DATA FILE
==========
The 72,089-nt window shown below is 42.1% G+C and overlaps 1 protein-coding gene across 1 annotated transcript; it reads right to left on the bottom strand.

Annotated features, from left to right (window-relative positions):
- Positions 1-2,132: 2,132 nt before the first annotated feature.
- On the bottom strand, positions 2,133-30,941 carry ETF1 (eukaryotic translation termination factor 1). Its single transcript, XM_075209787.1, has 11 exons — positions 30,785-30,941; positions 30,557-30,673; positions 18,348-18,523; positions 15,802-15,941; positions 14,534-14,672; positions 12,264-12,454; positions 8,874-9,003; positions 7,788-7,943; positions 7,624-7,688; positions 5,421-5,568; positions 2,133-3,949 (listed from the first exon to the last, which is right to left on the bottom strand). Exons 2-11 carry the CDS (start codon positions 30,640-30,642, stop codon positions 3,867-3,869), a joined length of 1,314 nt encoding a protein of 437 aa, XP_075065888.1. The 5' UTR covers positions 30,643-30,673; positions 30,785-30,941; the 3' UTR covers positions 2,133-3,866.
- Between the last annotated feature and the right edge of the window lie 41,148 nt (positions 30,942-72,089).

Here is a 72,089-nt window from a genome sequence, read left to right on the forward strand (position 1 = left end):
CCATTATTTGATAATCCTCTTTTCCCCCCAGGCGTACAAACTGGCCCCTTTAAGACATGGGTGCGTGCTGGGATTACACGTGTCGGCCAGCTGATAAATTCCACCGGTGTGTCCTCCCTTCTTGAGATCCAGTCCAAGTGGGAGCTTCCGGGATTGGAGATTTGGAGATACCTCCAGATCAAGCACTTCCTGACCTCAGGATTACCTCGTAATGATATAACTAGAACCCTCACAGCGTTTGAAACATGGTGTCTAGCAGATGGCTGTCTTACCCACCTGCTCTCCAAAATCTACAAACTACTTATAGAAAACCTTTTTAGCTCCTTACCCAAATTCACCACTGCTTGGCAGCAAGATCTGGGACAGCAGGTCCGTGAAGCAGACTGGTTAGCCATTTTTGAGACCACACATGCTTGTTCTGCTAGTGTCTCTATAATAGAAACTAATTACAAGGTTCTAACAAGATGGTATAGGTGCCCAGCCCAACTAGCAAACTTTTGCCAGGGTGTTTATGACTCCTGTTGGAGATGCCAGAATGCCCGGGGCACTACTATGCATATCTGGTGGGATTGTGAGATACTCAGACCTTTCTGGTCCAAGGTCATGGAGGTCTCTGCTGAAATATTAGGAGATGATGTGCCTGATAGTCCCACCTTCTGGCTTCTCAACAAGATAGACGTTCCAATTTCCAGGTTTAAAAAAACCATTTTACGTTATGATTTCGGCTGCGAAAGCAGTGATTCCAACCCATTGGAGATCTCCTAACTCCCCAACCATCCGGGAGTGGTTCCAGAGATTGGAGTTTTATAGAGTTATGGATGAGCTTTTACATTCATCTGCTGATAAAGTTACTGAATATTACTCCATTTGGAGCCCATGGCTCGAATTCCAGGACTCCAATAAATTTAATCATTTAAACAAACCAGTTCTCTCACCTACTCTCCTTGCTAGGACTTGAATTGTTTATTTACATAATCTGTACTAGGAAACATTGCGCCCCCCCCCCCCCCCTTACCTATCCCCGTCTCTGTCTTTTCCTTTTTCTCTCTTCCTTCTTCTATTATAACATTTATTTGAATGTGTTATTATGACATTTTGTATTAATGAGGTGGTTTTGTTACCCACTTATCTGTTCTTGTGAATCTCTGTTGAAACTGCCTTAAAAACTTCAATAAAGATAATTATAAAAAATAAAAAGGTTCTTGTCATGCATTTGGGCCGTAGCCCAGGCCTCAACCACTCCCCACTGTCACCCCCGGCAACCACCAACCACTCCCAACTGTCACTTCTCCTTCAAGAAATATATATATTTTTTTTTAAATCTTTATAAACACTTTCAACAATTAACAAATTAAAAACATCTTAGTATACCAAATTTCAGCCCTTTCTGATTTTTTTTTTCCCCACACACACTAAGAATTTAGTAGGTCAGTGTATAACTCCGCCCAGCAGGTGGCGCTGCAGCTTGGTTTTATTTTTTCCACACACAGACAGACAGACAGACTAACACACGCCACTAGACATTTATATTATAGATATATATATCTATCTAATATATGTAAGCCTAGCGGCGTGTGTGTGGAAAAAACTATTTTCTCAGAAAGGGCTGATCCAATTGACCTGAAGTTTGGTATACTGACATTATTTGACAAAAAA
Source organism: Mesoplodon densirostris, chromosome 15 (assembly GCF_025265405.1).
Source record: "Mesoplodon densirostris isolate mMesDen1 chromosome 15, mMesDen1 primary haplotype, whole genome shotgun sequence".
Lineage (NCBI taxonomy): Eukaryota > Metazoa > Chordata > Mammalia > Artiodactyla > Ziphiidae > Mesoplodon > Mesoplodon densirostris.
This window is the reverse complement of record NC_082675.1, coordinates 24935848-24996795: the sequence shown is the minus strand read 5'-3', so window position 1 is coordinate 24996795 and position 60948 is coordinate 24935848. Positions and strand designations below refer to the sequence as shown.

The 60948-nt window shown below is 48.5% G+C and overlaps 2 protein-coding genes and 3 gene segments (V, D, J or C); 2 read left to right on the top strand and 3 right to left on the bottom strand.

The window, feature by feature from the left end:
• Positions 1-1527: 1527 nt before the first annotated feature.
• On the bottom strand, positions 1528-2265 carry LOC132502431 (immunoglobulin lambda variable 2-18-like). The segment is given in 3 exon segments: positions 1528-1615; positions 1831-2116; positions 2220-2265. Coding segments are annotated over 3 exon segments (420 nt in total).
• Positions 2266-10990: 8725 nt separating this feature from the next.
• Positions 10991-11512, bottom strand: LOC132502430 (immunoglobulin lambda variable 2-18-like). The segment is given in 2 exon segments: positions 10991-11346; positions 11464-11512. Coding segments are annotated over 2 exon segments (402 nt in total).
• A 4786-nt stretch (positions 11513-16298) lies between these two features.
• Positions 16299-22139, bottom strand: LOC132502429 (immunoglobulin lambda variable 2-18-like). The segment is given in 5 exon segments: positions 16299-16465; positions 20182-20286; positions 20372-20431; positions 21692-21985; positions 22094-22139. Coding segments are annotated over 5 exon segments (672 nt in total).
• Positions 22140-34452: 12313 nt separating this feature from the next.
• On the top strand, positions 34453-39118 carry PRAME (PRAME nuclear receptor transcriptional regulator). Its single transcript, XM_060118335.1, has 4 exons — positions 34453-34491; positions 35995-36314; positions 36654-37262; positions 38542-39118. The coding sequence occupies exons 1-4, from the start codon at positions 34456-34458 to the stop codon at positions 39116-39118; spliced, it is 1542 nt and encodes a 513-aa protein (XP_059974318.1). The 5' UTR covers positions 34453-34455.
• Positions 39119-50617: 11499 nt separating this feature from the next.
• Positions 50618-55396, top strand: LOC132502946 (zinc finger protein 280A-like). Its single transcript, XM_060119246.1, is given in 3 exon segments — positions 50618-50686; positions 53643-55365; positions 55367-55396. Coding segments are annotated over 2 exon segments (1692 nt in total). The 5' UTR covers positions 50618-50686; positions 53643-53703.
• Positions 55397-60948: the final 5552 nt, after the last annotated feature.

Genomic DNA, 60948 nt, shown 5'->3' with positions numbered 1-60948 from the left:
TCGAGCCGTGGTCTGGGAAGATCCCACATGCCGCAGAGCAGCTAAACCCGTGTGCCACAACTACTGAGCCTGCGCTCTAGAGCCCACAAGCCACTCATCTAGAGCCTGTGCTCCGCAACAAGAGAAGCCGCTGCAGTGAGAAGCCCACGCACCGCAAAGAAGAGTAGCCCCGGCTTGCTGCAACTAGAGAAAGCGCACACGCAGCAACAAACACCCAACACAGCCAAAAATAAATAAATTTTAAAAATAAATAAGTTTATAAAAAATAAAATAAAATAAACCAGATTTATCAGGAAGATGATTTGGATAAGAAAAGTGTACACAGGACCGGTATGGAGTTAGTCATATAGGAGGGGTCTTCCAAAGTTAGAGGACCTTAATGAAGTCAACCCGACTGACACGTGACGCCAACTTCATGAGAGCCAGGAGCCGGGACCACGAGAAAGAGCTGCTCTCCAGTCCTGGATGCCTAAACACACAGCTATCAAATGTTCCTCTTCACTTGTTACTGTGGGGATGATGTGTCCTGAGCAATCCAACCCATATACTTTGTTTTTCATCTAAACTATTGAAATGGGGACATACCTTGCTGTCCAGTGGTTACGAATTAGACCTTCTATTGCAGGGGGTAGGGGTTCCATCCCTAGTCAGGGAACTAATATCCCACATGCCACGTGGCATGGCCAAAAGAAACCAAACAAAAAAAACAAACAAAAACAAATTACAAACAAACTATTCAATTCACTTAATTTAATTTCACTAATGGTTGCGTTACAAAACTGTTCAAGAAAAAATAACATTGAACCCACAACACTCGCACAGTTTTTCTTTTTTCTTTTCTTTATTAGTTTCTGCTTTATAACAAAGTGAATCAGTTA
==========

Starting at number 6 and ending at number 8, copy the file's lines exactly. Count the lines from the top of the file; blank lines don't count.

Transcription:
Here is a 72,089-nt window from a genome sequence, read left to right on the forward strand (position 1 = left end):
CCATTATTTGATAATCCTCTTTTCCCCCCAGGCGTACAAACTGGCCCCTTTAAGACATGGGTGCGTGCTGGGATTACACGTGTCGGCCAGCTGATAAATTCCACCGGTGTGTCCTCCCTTCTTGAGATCCAGTCCAAGTGGGAGCTTCCGGGATTGGAGATTTGGAGATACCTCCAGATCAAGCACTTCCTGACCTCAGGATTACCTCGTAATGATATAACTAGAACCCTCACAGCGTTTGAAACATGGTGTCTAGCAGATGGCTGTCTTACCCACCTGCTCTCCAAAATCTACAAACTACTTATAGAAAACCTTTTTAGCTCCTTACCCAAATTCACCACTGCTTGGCAGCAAGATCTGGGACAGCAGGTCCGTGAAGCAGACTGGTTAGCCATTTTTGAGACCACACATGCTTGTTCTGCTAGTGTCTCTATAATAGAAACTAATTACAAGGTTCTAACAAGATGGTATAGGTGCCCAGCCCAACTAGCAAACTTTTGCCAGGGTGTTTATGACTCCTGTTGGAGATGCCAGAATGCCCGGGGCACTACTATGCATATCTGGTGGGATTGTGAGATACTCAGACCTTTCTGGTCCAAGGTCATGGAGGTCTCTGCTGAAATATTAGGAGATGATGTGCCTGATAGTCCCACCTTCTGGCTTCTCAACAAGATAGACGTTCCAATTTCCAGGTTTAAAAAAACCATTTTACGTTATGATTTCGGCTGCGAAAGCAGTGATTCCAACCCATTGGAGATCTCCTAACTCCCCAACCATCCGGGAGTGGTTCCAGAGATTGGAGTTTTATAGAGTTATGGATGAGCTTTTACATTCATCTGCTGATAAAGTTACTGAATATTACTCCATTTGGAGCCCATGGCTCGAATTCCAGGACTCCAATAAATTTAATCATTTAAACAAACCAGTTCTCTCACCTACTCTCCTTGCTAGGACTTGAATTGTTTATTTACATAATCTGTACTAGGAAACATTGCGCCCCCCCCCCCCCCCTTACCTATCCCCGTCTCTGTCTTTTCCTTTTTCTCTCTTCCTTCTTCTATTATAACATTTATTTGAATGTGTTATTATGACATTTTGTATTAATGAGGTGGTTTTGTTACCCACTTATCTGTTCTTGTGAATCTCTGTTGAAACTGCCTTAAAAACTTCAATAAAGATAATTATAAAAAATAAAAAGGTTCTTGTCATGCATTTGGGCCGTAGCCCAGGCCTCAACCACTCCCCACTGTCACCCCCGGCAACCACCAACCACTCCCAACTGTCACTTCTCCTTCAAGAAATATATATATTTTTTTTTAAATCTTTATAAACACTTTCAACAATTAACAAATTAAAAACATCTTAGTATACCAAATTTCAGCCCTTTCTGATTTTTTTTTTCCCCACACACACTAAGAATTTAGTAGGTCAGTGTATAACTCCGCCCAGCAGGTGGCGCTGCAGCTTGGTTTTATTTTTTCCACACACAGACAGACAGACAGACTAACACACGCCACTAGACATTTATATTATAGATATATATATCTATCTAATATATGTAAGCCTAGCGGCGTGTGTGTGGAAAAAACTATTTTCTCAGAAAGGGCTGATCCAATTGACCTGAAGTTTGGTATACTGACATTATTTGACAAAAAA
Source organism: Mesoplodon densirostris, chromosome 15 (assembly GCF_025265405.1).